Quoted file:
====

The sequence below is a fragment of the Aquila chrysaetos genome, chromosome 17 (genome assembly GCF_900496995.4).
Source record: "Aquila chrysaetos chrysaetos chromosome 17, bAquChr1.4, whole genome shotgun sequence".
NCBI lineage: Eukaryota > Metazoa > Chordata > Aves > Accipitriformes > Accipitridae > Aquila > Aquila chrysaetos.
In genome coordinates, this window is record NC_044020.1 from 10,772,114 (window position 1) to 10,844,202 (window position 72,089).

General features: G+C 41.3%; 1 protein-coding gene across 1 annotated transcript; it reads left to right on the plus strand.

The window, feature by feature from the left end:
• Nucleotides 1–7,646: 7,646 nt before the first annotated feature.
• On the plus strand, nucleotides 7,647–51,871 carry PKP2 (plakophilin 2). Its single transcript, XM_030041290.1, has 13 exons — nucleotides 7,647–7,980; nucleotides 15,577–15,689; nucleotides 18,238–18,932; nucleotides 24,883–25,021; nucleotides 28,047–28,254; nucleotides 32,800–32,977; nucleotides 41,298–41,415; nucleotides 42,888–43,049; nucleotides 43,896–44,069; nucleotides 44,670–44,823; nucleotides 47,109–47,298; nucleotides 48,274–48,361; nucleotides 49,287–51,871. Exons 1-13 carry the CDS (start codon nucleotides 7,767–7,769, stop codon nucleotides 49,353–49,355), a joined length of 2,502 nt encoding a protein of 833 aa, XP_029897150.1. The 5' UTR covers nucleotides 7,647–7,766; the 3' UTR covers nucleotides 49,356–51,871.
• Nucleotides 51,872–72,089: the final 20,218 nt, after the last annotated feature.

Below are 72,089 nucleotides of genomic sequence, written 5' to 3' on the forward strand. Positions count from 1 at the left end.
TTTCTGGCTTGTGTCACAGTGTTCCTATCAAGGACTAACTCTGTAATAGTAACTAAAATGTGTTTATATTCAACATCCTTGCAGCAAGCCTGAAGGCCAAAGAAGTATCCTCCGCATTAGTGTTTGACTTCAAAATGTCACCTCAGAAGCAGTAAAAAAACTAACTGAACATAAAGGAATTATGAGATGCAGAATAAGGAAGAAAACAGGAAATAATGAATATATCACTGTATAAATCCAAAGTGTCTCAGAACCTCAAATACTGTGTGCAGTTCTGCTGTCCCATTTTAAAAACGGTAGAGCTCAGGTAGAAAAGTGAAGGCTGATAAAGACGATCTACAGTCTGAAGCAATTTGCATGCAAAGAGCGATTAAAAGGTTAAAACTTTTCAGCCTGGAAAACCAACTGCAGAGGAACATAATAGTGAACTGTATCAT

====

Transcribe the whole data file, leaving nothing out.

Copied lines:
The sequence below is a fragment of the Aquila chrysaetos genome, chromosome 17 (genome assembly GCF_900496995.4).
Source record: "Aquila chrysaetos chrysaetos chromosome 17, bAquChr1.4, whole genome shotgun sequence".
NCBI lineage: Eukaryota > Metazoa > Chordata > Aves > Accipitriformes > Accipitridae > Aquila > Aquila chrysaetos.
In genome coordinates, this window is record NC_044020.1 from 10,772,114 (window position 1) to 10,844,202 (window position 72,089).

General features: G+C 41.3%; 1 protein-coding gene across 1 annotated transcript; it reads left to right on the plus strand.

The window, feature by feature from the left end:
• Nucleotides 1–7,646: 7,646 nt before the first annotated feature.
• On the plus strand, nucleotides 7,647–51,871 carry PKP2 (plakophilin 2). Its single transcript, XM_030041290.1, has 13 exons — nucleotides 7,647–7,980; nucleotides 15,577–15,689; nucleotides 18,238–18,932; nucleotides 24,883–25,021; nucleotides 28,047–28,254; nucleotides 32,800–32,977; nucleotides 41,298–41,415; nucleotides 42,888–43,049; nucleotides 43,896–44,069; nucleotides 44,670–44,823; nucleotides 47,109–47,298; nucleotides 48,274–48,361; nucleotides 49,287–51,871. Exons 1-13 carry the CDS (start codon nucleotides 7,767–7,769, stop codon nucleotides 49,353–49,355), a joined length of 2,502 nt encoding a protein of 833 aa, XP_029897150.1. The 5' UTR covers nucleotides 7,647–7,766; the 3' UTR covers nucleotides 49,356–51,871.
• Nucleotides 51,872–72,089: the final 20,218 nt, after the last annotated feature.

Below are 72,089 nucleotides of genomic sequence, written 5' to 3' on the forward strand. Positions count from 1 at the left end.
TTTCTGGCTTGTGTCACAGTGTTCCTATCAAGGACTAACTCTGTAATAGTAACTAAAATGTGTTTATATTCAACATCCTTGCAGCAAGCCTGAAGGCCAAAGAAGTATCCTCCGCATTAGTGTTTGACTTCAAAATGTCACCTCAGAAGCAGTAAAAAAACTAACTGAACATAAAGGAATTATGAGATGCAGAATAAGGAAGAAAACAGGAAATAATGAATATATCACTGTATAAATCCAAAGTGTCTCAGAACCTCAAATACTGTGTGCAGTTCTGCTGTCCCATTTTAAAAACGGTAGAGCTCAGGTAGAAAAGTGAAGGCTGATAAAGACGATCTACAGTCTGAAGCAATTTGCATGCAAAGAGCGATTAAAAGGTTAAAACTTTTCAGCCTGGAAAACCAACTGCAGAGGAACATAATAGTGAACTGTATCAT